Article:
Man jailed after terrifying hoax

CHRISTINE CUNNINGHAM A disgruntled former employee sent a terrifying hoax letter through the post to his HR manager and another one to the manager's elderly mother, both containing threats and white powder which he claimed might be deadly anthrax, a court heard yesterday.

CHRISTINE CUNNINGHAM

A disgruntled former employee sent a terrifying hoax letter through the post to his HR manager and another one to the manager's elderly mother, both containing threats and white powder which he claimed might be deadly anthrax, a court heard yesterday.

Gorleston lifeboatman Jonathan Rhodes, 37, sent the letters in revenge after facing disciplinary action for breaking the strict no alcohol rule while working at a naval base in Egypt for Gulf offshore company.

Jude Durr, prosecuting at Norwich Crown Court, said that under the company's disciplinary procedure Rhodes was due to lose his job and after finding out the address, in Aberdeen, of his HR manager's mother he sent her the threatening letter which also contained the white powder.


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As well as making a number of threats against her safety the envelope contained white powder and he wrote: “Is this anthrax. It might be. It might be not.” He ended the note telling her she would die.

He also sent a similiar note to the offices of his HR manager also containing white powder and telling him to resign from his job or face further threats.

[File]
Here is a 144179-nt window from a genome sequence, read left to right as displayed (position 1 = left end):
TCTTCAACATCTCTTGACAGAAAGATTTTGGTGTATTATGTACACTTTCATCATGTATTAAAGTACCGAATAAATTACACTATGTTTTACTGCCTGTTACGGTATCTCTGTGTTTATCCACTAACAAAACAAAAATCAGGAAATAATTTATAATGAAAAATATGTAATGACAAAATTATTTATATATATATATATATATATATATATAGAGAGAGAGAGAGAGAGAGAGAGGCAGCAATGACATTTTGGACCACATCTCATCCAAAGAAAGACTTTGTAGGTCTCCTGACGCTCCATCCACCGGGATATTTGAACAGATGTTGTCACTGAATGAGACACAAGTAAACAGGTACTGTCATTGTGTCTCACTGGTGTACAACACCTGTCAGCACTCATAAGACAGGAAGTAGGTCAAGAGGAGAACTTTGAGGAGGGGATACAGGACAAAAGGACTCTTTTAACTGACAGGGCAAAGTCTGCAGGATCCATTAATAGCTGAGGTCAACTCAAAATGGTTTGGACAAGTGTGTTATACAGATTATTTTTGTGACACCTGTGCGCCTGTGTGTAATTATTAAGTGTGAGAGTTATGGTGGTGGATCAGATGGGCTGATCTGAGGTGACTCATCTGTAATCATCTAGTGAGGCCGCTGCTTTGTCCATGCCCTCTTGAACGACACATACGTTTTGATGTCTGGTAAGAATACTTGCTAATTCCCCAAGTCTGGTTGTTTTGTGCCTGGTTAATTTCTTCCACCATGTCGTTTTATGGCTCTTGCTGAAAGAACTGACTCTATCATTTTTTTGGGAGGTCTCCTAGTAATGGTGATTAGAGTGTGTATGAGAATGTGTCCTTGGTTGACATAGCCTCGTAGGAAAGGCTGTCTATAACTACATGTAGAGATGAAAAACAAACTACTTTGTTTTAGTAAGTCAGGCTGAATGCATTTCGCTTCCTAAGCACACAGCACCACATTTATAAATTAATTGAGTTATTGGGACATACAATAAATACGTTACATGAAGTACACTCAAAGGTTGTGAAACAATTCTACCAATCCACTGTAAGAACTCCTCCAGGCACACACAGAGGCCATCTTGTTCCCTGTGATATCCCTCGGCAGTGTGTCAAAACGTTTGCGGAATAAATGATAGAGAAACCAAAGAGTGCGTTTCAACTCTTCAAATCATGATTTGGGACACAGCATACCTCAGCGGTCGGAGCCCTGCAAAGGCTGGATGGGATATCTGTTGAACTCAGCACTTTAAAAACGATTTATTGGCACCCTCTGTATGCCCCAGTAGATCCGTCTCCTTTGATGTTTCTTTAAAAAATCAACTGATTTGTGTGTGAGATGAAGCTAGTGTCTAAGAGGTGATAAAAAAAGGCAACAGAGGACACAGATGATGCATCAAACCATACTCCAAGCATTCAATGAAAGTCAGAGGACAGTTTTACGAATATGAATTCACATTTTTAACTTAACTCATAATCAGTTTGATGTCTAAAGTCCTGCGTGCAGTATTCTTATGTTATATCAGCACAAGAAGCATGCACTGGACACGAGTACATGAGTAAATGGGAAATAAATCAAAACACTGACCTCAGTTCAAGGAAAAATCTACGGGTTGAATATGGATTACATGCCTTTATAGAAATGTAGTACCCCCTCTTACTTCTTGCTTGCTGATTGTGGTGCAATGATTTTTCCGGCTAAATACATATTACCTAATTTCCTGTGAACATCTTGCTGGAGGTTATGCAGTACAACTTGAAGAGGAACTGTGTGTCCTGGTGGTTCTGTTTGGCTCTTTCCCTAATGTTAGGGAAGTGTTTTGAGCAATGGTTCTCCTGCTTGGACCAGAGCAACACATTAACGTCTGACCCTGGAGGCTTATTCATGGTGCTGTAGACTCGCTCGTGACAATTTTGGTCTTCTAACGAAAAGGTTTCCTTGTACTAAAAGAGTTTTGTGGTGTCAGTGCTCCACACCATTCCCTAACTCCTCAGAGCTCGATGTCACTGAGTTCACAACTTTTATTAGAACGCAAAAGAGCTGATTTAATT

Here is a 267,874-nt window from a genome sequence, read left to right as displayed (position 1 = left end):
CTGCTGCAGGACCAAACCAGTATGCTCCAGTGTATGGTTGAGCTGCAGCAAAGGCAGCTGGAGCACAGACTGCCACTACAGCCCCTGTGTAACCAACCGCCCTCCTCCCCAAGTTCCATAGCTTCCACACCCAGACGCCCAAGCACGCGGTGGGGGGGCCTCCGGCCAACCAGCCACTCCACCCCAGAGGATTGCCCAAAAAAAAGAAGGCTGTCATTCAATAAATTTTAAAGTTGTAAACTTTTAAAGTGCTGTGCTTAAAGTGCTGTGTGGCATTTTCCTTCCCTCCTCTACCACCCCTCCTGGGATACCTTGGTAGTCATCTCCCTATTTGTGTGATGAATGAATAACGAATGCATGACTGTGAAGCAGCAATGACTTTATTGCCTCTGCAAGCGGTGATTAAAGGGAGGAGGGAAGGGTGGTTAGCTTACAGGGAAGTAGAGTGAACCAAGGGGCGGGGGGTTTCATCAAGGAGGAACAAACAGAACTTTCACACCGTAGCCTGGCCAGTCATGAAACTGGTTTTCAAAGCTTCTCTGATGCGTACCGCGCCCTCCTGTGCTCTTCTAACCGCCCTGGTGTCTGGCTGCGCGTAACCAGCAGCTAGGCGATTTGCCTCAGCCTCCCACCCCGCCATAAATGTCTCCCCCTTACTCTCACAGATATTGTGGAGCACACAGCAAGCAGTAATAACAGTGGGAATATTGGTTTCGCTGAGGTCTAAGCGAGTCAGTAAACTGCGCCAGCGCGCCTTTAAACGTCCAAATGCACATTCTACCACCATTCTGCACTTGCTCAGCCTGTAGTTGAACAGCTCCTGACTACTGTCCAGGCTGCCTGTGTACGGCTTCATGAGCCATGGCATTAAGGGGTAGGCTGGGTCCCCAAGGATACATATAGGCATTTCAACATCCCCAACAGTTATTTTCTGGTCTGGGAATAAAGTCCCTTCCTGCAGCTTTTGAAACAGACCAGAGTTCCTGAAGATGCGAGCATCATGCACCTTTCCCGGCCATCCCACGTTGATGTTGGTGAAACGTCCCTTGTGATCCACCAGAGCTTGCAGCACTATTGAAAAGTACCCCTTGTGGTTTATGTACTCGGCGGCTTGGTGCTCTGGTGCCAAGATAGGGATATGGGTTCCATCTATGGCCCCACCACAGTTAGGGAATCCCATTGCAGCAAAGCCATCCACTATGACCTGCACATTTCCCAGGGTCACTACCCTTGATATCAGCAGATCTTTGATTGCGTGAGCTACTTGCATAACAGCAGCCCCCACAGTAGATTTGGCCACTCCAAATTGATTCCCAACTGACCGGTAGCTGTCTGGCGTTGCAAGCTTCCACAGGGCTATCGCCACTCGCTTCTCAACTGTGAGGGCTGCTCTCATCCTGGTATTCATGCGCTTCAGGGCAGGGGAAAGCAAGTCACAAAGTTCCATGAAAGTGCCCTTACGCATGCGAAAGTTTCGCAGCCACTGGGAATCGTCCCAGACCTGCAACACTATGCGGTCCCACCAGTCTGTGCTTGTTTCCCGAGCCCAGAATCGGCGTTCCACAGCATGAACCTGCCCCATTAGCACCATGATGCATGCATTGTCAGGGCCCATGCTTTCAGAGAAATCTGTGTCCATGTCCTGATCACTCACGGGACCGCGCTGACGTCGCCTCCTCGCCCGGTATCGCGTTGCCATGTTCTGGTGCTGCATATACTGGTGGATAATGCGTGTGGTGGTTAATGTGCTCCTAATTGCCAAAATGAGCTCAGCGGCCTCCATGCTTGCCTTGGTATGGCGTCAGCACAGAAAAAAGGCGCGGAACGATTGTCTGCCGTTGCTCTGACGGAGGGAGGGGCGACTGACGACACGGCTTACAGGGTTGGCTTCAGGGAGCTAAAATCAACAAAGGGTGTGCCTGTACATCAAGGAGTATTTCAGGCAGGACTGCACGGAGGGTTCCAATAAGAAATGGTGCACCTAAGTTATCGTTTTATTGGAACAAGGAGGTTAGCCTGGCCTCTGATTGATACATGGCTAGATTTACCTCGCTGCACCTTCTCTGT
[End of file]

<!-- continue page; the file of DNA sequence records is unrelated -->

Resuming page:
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Rhodes, of Trinity Avenue, Gorleston, admitted carrying out the hoax involving a noxious substance and was jailed for 12 months.

Judge Simon Barham said: “You took against the HR manager and found out where his mother lived and sent her the letter and then a letter to him. Both letters contained a powder and each letter said the powder could be anthrax.”

He said each of the letters also contained a lot of “deeply unpleasant” material.

He added: “This was no doubt deeply distressing quite apart from the hoax. The letters were frightening and intimidating and took some planning by you. It was not one letter sent out but two and one to an old lady.”

Jonathan Morgans, in mitigation, said that no one getting one of the hoax letters believed the powder to be anthrax although the content of the notes was upsetting. He added: “They are not fooled by the hoax. It is a hoax which no one believed.”

He said at the time Rhodes was extremely depressed because of the situation and had been drinking, adding: “He has since obtained work again and has stopped drinking completely.”

He said Rhodes also worked for Gorleston lifeboat and had been responsible as part of the crew for saving the lives of eight people.” What occurred in this offence was completely out of character.

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